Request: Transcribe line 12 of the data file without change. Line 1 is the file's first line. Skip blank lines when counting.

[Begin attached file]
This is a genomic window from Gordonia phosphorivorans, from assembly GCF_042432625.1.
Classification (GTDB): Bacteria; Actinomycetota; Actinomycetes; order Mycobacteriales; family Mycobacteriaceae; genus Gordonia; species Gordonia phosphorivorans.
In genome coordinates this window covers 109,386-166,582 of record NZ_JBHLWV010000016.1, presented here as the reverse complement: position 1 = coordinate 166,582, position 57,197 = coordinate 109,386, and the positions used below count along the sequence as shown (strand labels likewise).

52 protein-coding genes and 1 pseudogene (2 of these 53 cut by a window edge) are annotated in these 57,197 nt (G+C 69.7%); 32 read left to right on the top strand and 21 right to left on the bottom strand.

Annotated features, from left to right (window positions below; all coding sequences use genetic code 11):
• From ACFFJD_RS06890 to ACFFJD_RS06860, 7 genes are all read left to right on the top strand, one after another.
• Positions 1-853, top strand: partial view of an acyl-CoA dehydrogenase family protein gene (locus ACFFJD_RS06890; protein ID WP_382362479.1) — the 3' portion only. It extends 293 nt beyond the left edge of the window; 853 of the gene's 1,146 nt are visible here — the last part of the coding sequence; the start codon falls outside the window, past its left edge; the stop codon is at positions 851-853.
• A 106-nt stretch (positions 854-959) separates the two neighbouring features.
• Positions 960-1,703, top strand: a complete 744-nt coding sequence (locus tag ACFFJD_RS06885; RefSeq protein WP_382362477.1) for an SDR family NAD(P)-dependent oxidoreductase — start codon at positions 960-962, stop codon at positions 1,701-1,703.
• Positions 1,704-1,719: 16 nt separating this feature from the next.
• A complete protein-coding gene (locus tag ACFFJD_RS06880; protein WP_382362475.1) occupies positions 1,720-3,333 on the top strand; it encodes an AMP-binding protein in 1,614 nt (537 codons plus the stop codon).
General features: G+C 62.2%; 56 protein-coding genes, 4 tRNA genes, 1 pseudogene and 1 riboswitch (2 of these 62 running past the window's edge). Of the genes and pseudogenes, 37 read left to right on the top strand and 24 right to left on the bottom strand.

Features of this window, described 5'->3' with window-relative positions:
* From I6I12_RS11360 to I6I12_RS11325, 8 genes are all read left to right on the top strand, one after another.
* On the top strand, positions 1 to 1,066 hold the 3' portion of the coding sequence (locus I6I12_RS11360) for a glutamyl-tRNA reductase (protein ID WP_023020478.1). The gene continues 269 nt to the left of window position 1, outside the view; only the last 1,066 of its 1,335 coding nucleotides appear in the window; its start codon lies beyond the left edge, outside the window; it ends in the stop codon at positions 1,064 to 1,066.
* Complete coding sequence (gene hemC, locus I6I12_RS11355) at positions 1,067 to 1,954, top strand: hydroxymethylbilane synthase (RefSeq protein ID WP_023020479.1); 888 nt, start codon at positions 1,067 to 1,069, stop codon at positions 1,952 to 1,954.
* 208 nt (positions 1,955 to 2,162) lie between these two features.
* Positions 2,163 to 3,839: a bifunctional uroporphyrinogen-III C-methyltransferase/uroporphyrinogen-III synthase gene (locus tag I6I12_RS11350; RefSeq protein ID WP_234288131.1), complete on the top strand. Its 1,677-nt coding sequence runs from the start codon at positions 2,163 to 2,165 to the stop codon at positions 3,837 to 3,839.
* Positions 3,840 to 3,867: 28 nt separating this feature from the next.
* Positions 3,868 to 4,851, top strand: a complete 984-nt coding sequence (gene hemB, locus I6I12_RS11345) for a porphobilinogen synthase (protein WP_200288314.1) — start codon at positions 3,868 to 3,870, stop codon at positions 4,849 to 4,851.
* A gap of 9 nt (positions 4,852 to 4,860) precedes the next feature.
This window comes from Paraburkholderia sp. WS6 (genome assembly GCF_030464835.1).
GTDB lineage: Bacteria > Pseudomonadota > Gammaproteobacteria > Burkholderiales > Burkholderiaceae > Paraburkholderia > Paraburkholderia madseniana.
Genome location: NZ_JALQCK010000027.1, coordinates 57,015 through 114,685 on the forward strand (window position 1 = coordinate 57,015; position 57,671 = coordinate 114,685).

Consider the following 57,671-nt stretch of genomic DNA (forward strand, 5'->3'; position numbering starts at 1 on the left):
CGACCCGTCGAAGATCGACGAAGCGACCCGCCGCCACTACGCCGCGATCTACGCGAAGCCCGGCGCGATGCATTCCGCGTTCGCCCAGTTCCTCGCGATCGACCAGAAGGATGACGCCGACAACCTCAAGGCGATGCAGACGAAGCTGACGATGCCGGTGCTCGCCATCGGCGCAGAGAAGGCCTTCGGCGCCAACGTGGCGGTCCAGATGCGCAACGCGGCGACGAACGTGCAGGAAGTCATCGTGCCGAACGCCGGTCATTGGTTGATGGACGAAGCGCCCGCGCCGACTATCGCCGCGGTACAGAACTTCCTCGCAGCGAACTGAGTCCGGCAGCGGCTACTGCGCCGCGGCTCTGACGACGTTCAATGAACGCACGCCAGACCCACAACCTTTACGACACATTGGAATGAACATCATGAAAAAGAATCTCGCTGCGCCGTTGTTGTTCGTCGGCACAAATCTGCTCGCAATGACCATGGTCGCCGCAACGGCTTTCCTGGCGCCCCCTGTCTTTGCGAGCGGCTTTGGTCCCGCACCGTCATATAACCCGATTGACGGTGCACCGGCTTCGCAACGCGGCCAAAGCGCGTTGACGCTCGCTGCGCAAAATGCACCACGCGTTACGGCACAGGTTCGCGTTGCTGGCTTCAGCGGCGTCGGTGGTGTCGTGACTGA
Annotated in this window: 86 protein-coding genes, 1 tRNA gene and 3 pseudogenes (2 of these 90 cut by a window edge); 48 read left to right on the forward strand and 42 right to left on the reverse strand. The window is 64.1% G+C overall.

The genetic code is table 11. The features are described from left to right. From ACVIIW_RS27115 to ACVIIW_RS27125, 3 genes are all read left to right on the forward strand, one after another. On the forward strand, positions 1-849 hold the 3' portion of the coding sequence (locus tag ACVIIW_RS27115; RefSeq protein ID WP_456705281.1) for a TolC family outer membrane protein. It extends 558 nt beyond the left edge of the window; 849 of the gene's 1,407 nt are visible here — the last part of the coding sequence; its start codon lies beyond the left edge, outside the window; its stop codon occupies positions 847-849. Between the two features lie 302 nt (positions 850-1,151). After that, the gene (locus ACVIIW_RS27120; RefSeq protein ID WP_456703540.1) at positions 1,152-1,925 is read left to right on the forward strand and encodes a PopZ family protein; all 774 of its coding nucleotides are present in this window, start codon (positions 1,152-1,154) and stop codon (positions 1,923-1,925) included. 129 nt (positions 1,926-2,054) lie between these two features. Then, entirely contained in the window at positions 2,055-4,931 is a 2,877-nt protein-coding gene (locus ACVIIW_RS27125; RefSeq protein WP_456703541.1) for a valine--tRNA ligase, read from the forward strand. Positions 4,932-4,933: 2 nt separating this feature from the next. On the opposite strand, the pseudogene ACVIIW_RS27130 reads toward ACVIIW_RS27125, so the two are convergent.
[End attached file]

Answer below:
General features: G+C 62.2%; 56 protein-coding genes, 4 tRNA genes, 1 pseudogene and 1 riboswitch (2 of these 62 running past the window's edge). Of the genes and pseudogenes, 37 read left to right on the top strand and 24 right to left on the bottom strand.